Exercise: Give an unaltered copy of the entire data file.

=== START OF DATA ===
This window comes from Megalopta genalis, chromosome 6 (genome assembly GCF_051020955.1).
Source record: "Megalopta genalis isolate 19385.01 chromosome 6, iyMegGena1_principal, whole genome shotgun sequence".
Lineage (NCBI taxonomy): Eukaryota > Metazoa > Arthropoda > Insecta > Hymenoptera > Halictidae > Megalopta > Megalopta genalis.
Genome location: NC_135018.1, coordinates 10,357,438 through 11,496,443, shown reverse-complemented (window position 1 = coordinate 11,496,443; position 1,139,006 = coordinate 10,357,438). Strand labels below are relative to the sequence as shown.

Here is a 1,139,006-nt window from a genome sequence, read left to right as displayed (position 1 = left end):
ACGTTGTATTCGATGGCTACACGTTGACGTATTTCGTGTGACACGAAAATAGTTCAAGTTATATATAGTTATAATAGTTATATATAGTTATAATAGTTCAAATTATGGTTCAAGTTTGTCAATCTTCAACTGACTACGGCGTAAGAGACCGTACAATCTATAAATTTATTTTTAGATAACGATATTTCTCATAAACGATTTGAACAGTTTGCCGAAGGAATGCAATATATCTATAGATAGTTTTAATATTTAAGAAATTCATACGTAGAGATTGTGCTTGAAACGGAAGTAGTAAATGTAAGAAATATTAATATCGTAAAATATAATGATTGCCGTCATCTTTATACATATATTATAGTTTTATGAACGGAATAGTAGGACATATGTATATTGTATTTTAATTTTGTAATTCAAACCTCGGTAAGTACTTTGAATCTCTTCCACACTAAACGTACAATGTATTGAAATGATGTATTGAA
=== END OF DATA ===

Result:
This window comes from Megalopta genalis, chromosome 6 (genome assembly GCF_051020955.1).
Source record: "Megalopta genalis isolate 19385.01 chromosome 6, iyMegGena1_principal, whole genome shotgun sequence".
Lineage (NCBI taxonomy): Eukaryota > Metazoa > Arthropoda > Insecta > Hymenoptera > Halictidae > Megalopta > Megalopta genalis.
Genome location: NC_135018.1, coordinates 10,357,438 through 11,496,443, shown reverse-complemented (window position 1 = coordinate 11,496,443; position 1,139,006 = coordinate 10,357,438). Strand labels below are relative to the sequence as shown.

Here is a 1,139,006-nt window from a genome sequence, read left to right as displayed (position 1 = left end):
ACGTTGTATTCGATGGCTACACGTTGACGTATTTCGTGTGACACGAAAATAGTTCAAGTTATATATAGTTATAATAGTTATATATAGTTATAATAGTTCAAATTATGGTTCAAGTTTGTCAATCTTCAACTGACTACGGCGTAAGAGACCGTACAATCTATAAATTTATTTTTAGATAACGATATTTCTCATAAACGATTTGAACAGTTTGCCGAAGGAATGCAATATATCTATAGATAGTTTTAATATTTAAGAAATTCATACGTAGAGATTGTGCTTGAAACGGAAGTAGTAAATGTAAGAAATATTAATATCGTAAAATATAATGATTGCCGTCATCTTTATACATATATTATAGTTTTATGAACGGAATAGTAGGACATATGTATATTGTATTTTAATTTTGTAATTCAAACCTCGGTAAGTACTTTGAATCTCTTCCACACTAAACGTACAATGTATTGAAATGATGTATTGAA